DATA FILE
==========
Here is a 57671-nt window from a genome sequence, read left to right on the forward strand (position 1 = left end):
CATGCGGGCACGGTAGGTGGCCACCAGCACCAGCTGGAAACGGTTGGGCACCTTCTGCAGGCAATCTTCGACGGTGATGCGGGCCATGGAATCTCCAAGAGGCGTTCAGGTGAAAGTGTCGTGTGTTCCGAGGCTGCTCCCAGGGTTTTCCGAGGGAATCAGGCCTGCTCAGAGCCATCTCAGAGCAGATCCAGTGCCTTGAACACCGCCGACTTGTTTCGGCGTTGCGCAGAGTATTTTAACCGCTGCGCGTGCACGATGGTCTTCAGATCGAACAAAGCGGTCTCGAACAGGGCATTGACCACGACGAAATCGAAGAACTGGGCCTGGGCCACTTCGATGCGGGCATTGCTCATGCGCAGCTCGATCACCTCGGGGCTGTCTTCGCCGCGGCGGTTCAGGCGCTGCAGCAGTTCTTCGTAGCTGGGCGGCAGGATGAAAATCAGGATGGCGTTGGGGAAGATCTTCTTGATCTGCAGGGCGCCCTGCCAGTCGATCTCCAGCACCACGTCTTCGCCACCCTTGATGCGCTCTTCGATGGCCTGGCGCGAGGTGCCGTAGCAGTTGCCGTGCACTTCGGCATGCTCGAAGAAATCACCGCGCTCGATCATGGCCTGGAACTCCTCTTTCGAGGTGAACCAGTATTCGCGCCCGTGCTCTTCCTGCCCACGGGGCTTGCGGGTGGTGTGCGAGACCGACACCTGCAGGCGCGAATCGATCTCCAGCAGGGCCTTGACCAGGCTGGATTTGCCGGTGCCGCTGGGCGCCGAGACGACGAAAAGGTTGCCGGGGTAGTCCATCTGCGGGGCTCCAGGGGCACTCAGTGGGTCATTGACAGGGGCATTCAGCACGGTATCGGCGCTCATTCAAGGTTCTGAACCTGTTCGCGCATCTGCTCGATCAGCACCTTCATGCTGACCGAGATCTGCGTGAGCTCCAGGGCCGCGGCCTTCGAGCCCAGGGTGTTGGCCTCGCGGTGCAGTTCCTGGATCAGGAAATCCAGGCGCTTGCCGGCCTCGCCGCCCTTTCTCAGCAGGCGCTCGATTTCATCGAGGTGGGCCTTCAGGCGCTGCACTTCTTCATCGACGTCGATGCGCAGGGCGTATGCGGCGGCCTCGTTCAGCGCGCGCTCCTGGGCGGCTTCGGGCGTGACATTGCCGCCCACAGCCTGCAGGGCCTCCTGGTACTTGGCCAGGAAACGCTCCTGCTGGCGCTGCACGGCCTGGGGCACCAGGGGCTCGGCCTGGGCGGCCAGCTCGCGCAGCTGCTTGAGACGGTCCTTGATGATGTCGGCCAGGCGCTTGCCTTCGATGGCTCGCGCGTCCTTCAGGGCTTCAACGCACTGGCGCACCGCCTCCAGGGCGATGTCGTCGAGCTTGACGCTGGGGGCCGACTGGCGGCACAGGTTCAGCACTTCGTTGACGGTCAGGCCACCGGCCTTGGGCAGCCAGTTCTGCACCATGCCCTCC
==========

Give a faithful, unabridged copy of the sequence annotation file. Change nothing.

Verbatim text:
Here is a 57671-nt window from a genome sequence, read left to right on the forward strand (position 1 = left end):
CATGCGGGCACGGTAGGTGGCCACCAGCACCAGCTGGAAACGGTTGGGCACCTTCTGCAGGCAATCTTCGACGGTGATGCGGGCCATGGAATCTCCAAGAGGCGTTCAGGTGAAAGTGTCGTGTGTTCCGAGGCTGCTCCCAGGGTTTTCCGAGGGAATCAGGCCTGCTCAGAGCCATCTCAGAGCAGATCCAGTGCCTTGAACACCGCCGACTTGTTTCGGCGTTGCGCAGAGTATTTTAACCGCTGCGCGTGCACGATGGTCTTCAGATCGAACAAAGCGGTCTCGAACAGGGCATTGACCACGACGAAATCGAAGAACTGGGCCTGGGCCACTTCGATGCGGGCATTGCTCATGCGCAGCTCGATCACCTCGGGGCTGTCTTCGCCGCGGCGGTTCAGGCGCTGCAGCAGTTCTTCGTAGCTGGGCGGCAGGATGAAAATCAGGATGGCGTTGGGGAAGATCTTCTTGATCTGCAGGGCGCCCTGCCAGTCGATCTCCAGCACCACGTCTTCGCCACCCTTGATGCGCTCTTCGATGGCCTGGCGCGAGGTGCCGTAGCAGTTGCCGTGCACTTCGGCATGCTCGAAGAAATCACCGCGCTCGATCATGGCCTGGAACTCCTCTTTCGAGGTGAACCAGTATTCGCGCCCGTGCTCTTCCTGCCCACGGGGCTTGCGGGTGGTGTGCGAGACCGACACCTGCAGGCGCGAATCGATCTCCAGCAGGGCCTTGACCAGGCTGGATTTGCCGGTGCCGCTGGGCGCCGAGACGACGAAAAGGTTGCCGGGGTAGTCCATCTGCGGGGCTCCAGGGGCACTCAGTGGGTCATTGACAGGGGCATTCAGCACGGTATCGGCGCTCATTCAAGGTTCTGAACCTGTTCGCGCATCTGCTCGATCAGCACCTTCATGCTGACCGAGATCTGCGTGAGCTCCAGGGCCGCGGCCTTCGAGCCCAGGGTGTTGGCCTCGCGGTGCAGTTCCTGGATCAGGAAATCCAGGCGCTTGCCGGCCTCGCCGCCCTTTCTCAGCAGGCGCTCGATTTCATCGAGGTGGGCCTTCAGGCGCTGCACTTCTTCATCGACGTCGATGCGCAGGGCGTATGCGGCGGCCTCGTTCAGCGCGCGCTCCTGGGCGGCTTCGGGCGTGACATTGCCGCCCACAGCCTGCAGGGCCTCCTGGTACTTGGCCAGGAAACGCTCCTGCTGGCGCTGCACGGCCTGGGGCACCAGGGGCTCGGCCTGGGCGGCCAGCTCGCGCAGCTGCTTGAGACGGTCCTTGATGATGTCGGCCAGGCGCTTGCCTTCGATGGCTCGCGCGTCCTTCAGGGCTTCAACGCACTGGCGCACCGCCTCCAGGGCGATGTCGTCGAGCTTGACGCTGGGGGCCGACTGGCGGCACAGGTTCAGCACTTCGTTGACGGTCAGGCCACCGGCCTTGGGCAGCCAGTTCTGCACCATGCCCTCC